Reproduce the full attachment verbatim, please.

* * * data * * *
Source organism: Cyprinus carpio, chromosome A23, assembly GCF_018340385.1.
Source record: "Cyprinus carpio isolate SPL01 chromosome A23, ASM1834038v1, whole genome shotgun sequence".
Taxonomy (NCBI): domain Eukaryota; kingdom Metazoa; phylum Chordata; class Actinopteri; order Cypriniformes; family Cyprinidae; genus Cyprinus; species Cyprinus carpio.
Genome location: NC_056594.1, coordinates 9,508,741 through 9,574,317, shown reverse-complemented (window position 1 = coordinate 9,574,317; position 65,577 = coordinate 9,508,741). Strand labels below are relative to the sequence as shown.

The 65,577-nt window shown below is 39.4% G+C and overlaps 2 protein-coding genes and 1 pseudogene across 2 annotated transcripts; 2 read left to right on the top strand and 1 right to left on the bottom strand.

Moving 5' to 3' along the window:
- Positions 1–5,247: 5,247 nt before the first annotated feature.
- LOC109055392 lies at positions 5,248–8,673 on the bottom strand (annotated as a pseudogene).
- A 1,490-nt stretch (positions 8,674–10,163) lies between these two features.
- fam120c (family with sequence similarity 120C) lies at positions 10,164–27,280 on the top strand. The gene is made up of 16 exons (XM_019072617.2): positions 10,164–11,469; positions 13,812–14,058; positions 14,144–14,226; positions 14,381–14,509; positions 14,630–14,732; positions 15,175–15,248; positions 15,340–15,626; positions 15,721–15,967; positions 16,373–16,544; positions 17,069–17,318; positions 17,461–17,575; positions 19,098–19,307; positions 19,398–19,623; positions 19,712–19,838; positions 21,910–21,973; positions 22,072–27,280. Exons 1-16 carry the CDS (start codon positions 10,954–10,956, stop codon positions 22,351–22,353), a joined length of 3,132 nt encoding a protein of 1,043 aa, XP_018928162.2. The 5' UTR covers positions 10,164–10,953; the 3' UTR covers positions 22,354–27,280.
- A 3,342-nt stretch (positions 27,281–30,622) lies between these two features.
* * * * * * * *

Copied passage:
Source organism: Cyprinus carpio, chromosome A23, assembly GCF_018340385.1.
Source record: "Cyprinus carpio isolate SPL01 chromosome A23, ASM1834038v1, whole genome shotgun sequence".
Taxonomy (NCBI): domain Eukaryota; kingdom Metazoa; phylum Chordata; class Actinopteri; order Cypriniformes; family Cyprinidae; genus Cyprinus; species Cyprinus carpio.
Genome location: NC_056594.1, coordinates 9,508,741 through 9,574,317, shown reverse-complemented (window position 1 = coordinate 9,574,317; position 65,577 = coordinate 9,508,741). Strand labels below are relative to the sequence as shown.

The 65,577-nt window shown below is 39.4% G+C and overlaps 2 protein-coding genes and 1 pseudogene across 2 annotated transcripts; 2 read left to right on the top strand and 1 right to left on the bottom strand.

Moving 5' to 3' along the window:
- Positions 1–5,247: 5,247 nt before the first annotated feature.
- LOC109055392 lies at positions 5,248–8,673 on the bottom strand (annotated as a pseudogene).
- A 1,490-nt stretch (positions 8,674–10,163) lies between these two features.
- fam120c (family with sequence similarity 120C) lies at positions 10,164–27,280 on the top strand. The gene is made up of 16 exons (XM_019072617.2): positions 10,164–11,469; positions 13,812–14,058; positions 14,144–14,226; positions 14,381–14,509; positions 14,630–14,732; positions 15,175–15,248; positions 15,340–15,626; positions 15,721–15,967; positions 16,373–16,544; positions 17,069–17,318; positions 17,461–17,575; positions 19,098–19,307; positions 19,398–19,623; positions 19,712–19,838; positions 21,910–21,973; positions 22,072–27,280. Exons 1-16 carry the CDS (start codon positions 10,954–10,956, stop codon positions 22,351–22,353), a joined length of 3,132 nt encoding a protein of 1,043 aa, XP_018928162.2. The 5' UTR covers positions 10,164–10,953; the 3' UTR covers positions 22,354–27,280.
- A 3,342-nt stretch (positions 27,281–30,622) lies between these two features.